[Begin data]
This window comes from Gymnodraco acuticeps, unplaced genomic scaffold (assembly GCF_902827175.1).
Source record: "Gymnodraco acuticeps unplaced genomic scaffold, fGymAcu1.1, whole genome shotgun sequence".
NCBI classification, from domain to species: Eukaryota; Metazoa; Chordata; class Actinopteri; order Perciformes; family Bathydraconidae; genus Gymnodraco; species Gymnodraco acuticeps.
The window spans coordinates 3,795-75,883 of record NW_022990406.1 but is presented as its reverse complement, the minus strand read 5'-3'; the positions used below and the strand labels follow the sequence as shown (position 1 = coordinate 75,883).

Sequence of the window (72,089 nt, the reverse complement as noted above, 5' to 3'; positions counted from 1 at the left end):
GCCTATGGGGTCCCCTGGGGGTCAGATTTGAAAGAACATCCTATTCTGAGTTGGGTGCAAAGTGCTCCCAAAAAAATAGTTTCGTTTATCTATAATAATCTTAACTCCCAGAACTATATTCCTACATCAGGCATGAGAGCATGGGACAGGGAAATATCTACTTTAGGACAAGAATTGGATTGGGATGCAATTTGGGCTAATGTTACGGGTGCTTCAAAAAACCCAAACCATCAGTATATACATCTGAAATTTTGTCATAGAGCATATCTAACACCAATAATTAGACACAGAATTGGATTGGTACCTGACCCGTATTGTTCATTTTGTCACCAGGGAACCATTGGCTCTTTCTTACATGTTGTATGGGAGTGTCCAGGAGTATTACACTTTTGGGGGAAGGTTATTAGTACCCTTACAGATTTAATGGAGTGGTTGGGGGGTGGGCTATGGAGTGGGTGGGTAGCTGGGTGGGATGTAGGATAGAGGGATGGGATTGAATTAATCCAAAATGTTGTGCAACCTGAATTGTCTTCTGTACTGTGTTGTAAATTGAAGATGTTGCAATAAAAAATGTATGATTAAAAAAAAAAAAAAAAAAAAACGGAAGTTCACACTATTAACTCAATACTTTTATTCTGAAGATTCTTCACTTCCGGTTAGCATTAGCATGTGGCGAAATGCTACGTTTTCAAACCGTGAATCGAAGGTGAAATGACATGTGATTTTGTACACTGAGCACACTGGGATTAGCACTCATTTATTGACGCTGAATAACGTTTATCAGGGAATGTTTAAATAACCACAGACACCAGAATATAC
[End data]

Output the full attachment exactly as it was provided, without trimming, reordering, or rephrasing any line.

This window comes from Gymnodraco acuticeps, unplaced genomic scaffold (assembly GCF_902827175.1).
Source record: "Gymnodraco acuticeps unplaced genomic scaffold, fGymAcu1.1, whole genome shotgun sequence".
NCBI classification, from domain to species: Eukaryota; Metazoa; Chordata; class Actinopteri; order Perciformes; family Bathydraconidae; genus Gymnodraco; species Gymnodraco acuticeps.
The window spans coordinates 3,795-75,883 of record NW_022990406.1 but is presented as its reverse complement, the minus strand read 5'-3'; the positions used below and the strand labels follow the sequence as shown (position 1 = coordinate 75,883).

Sequence of the window (72,089 nt, the reverse complement as noted above, 5' to 3'; positions counted from 1 at the left end):
GCCTATGGGGTCCCCTGGGGGTCAGATTTGAAAGAACATCCTATTCTGAGTTGGGTGCAAAGTGCTCCCAAAAAAATAGTTTCGTTTATCTATAATAATCTTAACTCCCAGAACTATATTCCTACATCAGGCATGAGAGCATGGGACAGGGAAATATCTACTTTAGGACAAGAATTGGATTGGGATGCAATTTGGGCTAATGTTACGGGTGCTTCAAAAAACCCAAACCATCAGTATATACATCTGAAATTTTGTCATAGAGCATATCTAACACCAATAATTAGACACAGAATTGGATTGGTACCTGACCCGTATTGTTCATTTTGTCACCAGGGAACCATTGGCTCTTTCTTACATGTTGTATGGGAGTGTCCAGGAGTATTACACTTTTGGGGGAAGGTTATTAGTACCCTTACAGATTTAATGGAGTGGTTGGGGGGTGGGCTATGGAGTGGGTGGGTAGCTGGGTGGGATGTAGGATAGAGGGATGGGATTGAATTAATCCAAAATGTTGTGCAACCTGAATTGTCTTCTGTACTGTGTTGTAAATTGAAGATGTTGCAATAAAAAATGTATGATTAAAAAAAAAAAAAAAAAAAAACGGAAGTTCACACTATTAACTCAATACTTTTATTCTGAAGATTCTTCACTTCCGGTTAGCATTAGCATGTGGCGAAATGCTACGTTTTCAAACCGTGAATCGAAGGTGAAATGACATGTGATTTTGTACACTGAGCACACTGGGATTAGCACTCATTTATTGACGCTGAATAACGTTTATCAGGGAATGTTTAAATAACCACAGACACCAGAATATAC